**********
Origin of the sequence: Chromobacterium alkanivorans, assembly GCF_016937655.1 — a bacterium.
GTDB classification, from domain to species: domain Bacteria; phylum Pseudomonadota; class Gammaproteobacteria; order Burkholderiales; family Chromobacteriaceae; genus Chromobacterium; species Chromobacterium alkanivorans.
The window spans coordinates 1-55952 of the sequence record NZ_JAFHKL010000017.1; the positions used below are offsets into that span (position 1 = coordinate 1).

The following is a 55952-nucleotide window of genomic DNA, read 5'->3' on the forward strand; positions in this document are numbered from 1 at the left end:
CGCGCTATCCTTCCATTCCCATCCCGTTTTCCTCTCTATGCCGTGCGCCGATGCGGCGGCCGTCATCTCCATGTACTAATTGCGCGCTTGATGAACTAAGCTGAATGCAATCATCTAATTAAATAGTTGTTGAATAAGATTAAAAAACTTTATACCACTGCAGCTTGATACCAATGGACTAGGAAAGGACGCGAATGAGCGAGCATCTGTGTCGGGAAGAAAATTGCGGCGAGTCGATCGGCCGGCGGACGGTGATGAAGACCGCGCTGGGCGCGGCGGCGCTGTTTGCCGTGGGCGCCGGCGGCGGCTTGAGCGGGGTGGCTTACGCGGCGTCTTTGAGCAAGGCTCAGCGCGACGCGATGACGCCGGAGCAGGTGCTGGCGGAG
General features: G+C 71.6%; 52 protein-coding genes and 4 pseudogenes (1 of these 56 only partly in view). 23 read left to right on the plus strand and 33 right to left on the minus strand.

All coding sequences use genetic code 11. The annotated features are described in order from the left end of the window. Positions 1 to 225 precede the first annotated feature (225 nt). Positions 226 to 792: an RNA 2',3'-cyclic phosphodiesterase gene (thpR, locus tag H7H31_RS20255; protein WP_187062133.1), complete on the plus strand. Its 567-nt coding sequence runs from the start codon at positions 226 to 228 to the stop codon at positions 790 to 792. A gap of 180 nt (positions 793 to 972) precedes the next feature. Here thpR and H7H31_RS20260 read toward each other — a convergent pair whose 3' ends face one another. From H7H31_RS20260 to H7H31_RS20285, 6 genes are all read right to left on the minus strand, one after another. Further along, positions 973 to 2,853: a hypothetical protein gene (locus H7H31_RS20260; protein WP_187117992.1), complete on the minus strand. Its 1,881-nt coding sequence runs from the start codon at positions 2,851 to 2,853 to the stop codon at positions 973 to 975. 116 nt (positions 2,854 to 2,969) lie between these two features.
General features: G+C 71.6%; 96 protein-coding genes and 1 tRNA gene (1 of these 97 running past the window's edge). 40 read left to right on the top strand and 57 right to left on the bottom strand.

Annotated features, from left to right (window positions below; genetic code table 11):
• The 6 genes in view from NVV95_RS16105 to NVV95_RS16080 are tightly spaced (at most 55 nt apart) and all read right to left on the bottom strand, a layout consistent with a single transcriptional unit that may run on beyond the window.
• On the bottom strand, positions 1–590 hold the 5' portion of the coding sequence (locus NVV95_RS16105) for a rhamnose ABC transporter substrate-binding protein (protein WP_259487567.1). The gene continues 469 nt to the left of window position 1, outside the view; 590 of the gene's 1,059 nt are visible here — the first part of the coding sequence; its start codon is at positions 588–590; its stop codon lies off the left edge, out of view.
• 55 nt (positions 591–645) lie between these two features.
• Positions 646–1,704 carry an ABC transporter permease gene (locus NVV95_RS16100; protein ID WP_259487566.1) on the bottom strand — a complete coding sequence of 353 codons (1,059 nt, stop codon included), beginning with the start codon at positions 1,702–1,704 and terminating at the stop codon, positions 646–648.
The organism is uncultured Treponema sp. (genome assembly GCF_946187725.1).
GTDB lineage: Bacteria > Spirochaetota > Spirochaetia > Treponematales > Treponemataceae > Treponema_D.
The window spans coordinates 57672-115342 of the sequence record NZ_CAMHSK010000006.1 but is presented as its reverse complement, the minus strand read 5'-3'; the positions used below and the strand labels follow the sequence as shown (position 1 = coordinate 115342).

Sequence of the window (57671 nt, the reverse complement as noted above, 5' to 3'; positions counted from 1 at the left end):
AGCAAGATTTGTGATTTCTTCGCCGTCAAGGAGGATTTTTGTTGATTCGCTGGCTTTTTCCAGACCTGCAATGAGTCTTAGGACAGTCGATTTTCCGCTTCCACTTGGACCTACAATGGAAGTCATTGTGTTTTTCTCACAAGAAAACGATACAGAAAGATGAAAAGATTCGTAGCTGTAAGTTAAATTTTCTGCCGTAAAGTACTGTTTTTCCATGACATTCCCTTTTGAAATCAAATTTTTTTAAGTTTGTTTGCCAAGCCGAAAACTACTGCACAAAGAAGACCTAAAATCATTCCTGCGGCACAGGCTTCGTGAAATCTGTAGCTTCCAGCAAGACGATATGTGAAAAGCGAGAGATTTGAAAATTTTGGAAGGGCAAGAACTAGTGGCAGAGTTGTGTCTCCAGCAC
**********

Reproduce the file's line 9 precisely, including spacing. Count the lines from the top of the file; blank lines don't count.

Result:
Annotated features, from left to right (window positions below; genetic code table 11):